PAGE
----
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Online celebration of International Children's Book Day on 2 April

On 2 April, we celebrate International Children's Book Day.

For the past 55 years, the Reading Badge has been a unique programme on a global scale that promotes voluntary leisure reading

For the past 55 years, the Reading Badge has been a unique programme on a global scale that promotes voluntary leisure reading | Author Douglas Waters-GettyImages/GulliverFilm&Foto

During the outbreak of the coronavirus when many book lovers and avid readers cannot visit bookstores or libraries, or attend literary events, there are still alternative ways to enjoy books.

Therefore, the Slovenian division of the IBBY and Pionirska – centre of youth literature and librarianship are holding an online campaign to promote reading before International Children's Book Day. They are calling on children to read a passage from one of Peter Svetina's or Damijan Stepančič's books that received the Golden Pear (‘zlata hruška’) award and post the passage on their Facebook page.

At some schools, International Children's Book Day on 2 April serves as the conclusion of the Slovenian Reading Badge programme. For the past 55 years, the Reading Badge has been a unique programme on a global scale that promotes voluntary leisure reading. It first evolved within Slovenian primary schools, however, for the last 20 years, it has also been inspiring the youngest children who read with their parents to complete their preschool reading badge. The prevalence of reading on such a scale, especially among primary school children, is not found anywhere else in the world. During the outbreak of the coronavirus and the current exceptional circumstances, it has been suggested that schools that conclude the reading badge programme in April extend the deadline for its completion until the end of the school year.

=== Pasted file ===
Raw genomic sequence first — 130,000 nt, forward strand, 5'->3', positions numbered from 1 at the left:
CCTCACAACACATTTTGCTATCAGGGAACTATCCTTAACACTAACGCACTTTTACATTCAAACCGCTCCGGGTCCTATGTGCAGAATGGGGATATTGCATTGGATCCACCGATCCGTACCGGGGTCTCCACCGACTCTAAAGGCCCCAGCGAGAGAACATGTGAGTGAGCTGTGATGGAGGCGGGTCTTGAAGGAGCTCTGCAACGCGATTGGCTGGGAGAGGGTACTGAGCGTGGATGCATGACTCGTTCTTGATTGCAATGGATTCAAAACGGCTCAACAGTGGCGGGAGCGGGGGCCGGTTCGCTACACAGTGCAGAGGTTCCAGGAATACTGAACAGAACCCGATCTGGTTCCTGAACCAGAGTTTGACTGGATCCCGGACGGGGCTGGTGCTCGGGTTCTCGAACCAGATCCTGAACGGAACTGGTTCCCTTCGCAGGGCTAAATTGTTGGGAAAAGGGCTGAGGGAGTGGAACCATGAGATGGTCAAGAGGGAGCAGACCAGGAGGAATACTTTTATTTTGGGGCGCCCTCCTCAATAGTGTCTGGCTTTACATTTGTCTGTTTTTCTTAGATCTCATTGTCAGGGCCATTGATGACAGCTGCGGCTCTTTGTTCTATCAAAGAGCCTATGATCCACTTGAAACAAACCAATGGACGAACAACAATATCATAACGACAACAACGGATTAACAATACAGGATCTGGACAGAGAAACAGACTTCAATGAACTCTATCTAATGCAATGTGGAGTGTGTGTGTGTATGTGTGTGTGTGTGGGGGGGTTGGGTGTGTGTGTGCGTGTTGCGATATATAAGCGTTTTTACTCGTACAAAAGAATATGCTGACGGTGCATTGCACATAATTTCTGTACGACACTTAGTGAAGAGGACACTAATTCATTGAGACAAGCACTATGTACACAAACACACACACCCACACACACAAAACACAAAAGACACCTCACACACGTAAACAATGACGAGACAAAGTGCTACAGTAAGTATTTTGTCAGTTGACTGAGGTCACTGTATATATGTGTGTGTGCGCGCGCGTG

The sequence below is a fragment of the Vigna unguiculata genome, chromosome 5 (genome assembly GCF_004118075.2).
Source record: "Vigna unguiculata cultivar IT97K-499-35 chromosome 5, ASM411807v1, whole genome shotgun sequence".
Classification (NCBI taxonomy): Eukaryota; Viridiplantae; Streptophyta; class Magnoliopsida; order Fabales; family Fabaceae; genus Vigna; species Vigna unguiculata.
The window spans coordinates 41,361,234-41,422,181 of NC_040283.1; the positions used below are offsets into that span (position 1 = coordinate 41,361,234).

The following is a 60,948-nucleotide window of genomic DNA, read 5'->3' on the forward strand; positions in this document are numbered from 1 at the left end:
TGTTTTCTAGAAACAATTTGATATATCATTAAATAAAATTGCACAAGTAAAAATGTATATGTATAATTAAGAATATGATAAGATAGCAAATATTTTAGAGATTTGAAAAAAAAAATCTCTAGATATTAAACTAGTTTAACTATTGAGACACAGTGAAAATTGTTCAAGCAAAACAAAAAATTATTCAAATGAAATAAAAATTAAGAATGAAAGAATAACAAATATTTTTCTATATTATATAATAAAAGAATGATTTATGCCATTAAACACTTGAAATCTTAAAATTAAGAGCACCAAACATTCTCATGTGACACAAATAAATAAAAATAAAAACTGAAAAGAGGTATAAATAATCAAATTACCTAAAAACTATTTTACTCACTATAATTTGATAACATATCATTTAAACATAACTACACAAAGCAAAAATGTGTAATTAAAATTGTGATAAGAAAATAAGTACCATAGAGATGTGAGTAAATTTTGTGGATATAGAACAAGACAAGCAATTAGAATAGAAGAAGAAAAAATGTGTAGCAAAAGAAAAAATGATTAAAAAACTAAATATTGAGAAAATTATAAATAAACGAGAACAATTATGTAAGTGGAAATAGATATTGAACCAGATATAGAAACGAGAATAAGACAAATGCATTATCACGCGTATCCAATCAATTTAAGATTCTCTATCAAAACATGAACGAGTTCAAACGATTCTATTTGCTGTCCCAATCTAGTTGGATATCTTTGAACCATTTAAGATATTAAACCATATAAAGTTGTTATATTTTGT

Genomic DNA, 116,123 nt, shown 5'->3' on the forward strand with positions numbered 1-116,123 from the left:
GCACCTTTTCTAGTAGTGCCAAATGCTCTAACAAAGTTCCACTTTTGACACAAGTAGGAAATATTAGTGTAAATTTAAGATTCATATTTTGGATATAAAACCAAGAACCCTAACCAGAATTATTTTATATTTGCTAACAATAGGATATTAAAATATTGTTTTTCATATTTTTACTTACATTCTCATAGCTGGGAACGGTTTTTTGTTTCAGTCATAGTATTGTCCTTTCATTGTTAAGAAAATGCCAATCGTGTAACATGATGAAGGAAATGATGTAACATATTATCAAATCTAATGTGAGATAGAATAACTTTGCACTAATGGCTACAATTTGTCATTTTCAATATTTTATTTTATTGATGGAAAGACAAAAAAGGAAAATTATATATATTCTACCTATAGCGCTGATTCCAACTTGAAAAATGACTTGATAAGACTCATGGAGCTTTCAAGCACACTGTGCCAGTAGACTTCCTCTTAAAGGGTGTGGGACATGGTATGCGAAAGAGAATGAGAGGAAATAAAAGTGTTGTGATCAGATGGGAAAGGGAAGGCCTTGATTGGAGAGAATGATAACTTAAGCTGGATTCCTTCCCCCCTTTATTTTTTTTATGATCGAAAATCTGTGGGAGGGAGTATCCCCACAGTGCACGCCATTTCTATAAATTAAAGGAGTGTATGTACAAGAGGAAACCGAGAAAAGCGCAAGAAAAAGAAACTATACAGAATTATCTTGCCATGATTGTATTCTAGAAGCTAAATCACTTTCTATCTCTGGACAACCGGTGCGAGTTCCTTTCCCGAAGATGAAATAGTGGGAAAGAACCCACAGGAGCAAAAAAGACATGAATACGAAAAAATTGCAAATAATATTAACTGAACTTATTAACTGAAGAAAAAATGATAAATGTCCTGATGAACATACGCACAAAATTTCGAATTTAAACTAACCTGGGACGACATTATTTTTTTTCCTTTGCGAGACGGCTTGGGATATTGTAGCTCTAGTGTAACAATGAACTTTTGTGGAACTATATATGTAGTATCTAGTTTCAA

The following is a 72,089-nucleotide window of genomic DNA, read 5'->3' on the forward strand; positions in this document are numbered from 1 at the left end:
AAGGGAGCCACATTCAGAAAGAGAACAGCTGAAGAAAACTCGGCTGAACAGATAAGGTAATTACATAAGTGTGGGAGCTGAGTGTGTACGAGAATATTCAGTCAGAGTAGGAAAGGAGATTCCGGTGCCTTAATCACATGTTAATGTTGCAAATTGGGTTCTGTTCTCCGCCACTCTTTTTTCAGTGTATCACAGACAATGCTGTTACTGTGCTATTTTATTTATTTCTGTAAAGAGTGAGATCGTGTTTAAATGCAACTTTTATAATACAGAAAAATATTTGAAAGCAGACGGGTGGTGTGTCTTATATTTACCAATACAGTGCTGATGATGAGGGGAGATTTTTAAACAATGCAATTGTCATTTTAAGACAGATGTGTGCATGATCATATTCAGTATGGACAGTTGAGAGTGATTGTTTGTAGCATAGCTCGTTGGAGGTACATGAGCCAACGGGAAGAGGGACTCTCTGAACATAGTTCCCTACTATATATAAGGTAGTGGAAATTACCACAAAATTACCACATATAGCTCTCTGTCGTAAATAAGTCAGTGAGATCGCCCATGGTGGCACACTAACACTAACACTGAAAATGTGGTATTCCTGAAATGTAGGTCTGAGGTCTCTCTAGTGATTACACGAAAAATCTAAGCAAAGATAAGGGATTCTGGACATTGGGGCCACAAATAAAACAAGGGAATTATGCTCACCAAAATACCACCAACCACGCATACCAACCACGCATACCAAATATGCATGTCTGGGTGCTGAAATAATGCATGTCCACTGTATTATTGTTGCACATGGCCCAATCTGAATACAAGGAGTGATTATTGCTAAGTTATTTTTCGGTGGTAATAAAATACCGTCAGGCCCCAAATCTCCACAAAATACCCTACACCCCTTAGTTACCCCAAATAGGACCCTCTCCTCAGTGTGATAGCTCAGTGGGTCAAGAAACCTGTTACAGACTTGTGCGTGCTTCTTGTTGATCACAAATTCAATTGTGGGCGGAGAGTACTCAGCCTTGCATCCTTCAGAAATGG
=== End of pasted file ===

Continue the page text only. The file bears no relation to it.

One of the Slovenian publishing houses, Mladinska knjiga, is offering 50 free e-books in its e-Emka online bookshop to readers. They can choose between e-books for all ages and tastes, suitable for everyone from the youngest to the oldest.

Mladinska knjiga's initiative is only one the initiatives introduced by Slovenian publishing houses, libraries and other institutions in the book industry during a time when measures have been taken to stop the spread of the new coronavirus. For instance, the National and University Library has made some of its documents and books available, while smaller publishers have also offered free access to e-publications and also have special offers. In Slovenia, there is also the Biblos online bookshop and library, which enables people to access books remotely. This only reinforces our love and affinity for books during these hard times.

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